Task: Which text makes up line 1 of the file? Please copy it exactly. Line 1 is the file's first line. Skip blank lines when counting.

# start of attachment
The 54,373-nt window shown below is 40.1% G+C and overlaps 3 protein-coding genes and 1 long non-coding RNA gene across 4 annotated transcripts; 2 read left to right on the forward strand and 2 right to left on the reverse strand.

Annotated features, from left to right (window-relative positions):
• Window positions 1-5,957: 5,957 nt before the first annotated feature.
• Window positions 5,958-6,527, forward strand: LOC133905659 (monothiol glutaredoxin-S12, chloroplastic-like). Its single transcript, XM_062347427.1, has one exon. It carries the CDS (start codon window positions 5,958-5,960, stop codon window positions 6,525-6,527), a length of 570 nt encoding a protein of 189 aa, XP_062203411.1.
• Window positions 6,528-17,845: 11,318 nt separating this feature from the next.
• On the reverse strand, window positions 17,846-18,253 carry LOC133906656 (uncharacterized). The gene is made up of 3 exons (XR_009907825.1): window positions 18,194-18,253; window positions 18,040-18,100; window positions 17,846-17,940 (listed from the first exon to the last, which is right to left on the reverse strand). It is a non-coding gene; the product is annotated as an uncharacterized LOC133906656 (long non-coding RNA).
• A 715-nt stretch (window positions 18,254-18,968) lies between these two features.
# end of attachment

The 54,373-nt window shown below is 40.1% G+C and overlaps 3 protein-coding genes and 1 long non-coding RNA gene across 4 annotated transcripts; 2 read left to right on the forward strand and 2 right to left on the reverse strand.